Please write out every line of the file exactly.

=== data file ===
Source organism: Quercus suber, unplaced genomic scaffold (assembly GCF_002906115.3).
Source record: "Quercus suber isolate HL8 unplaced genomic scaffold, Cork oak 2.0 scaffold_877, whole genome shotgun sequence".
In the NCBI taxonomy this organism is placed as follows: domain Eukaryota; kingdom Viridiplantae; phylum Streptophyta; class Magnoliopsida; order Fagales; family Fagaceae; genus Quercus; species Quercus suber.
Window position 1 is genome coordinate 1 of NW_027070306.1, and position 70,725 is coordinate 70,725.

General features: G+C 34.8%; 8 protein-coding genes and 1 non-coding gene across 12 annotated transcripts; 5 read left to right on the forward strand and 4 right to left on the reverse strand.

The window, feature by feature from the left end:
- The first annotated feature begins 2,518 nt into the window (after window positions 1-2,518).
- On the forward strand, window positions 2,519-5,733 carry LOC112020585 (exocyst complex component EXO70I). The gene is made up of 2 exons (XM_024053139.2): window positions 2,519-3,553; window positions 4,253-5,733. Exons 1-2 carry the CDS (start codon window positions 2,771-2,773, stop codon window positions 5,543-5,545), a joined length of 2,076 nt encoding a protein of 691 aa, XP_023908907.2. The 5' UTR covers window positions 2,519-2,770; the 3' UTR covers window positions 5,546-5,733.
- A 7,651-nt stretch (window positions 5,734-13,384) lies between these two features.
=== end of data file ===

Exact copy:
Source organism: Quercus suber, unplaced genomic scaffold (assembly GCF_002906115.3).
Source record: "Quercus suber isolate HL8 unplaced genomic scaffold, Cork oak 2.0 scaffold_877, whole genome shotgun sequence".
In the NCBI taxonomy this organism is placed as follows: domain Eukaryota; kingdom Viridiplantae; phylum Streptophyta; class Magnoliopsida; order Fagales; family Fagaceae; genus Quercus; species Quercus suber.
Window position 1 is genome coordinate 1 of NW_027070306.1, and position 70,725 is coordinate 70,725.

General features: G+C 34.8%; 8 protein-coding genes and 1 non-coding gene across 12 annotated transcripts; 5 read left to right on the forward strand and 4 right to left on the reverse strand.

The window, feature by feature from the left end:
- The first annotated feature begins 2,518 nt into the window (after window positions 1-2,518).
- On the forward strand, window positions 2,519-5,733 carry LOC112020585 (exocyst complex component EXO70I). The gene is made up of 2 exons (XM_024053139.2): window positions 2,519-3,553; window positions 4,253-5,733. Exons 1-2 carry the CDS (start codon window positions 2,771-2,773, stop codon window positions 5,543-5,545), a joined length of 2,076 nt encoding a protein of 691 aa, XP_023908907.2. The 5' UTR covers window positions 2,519-2,770; the 3' UTR covers window positions 5,546-5,733.
- A 7,651-nt stretch (window positions 5,734-13,384) lies between these two features.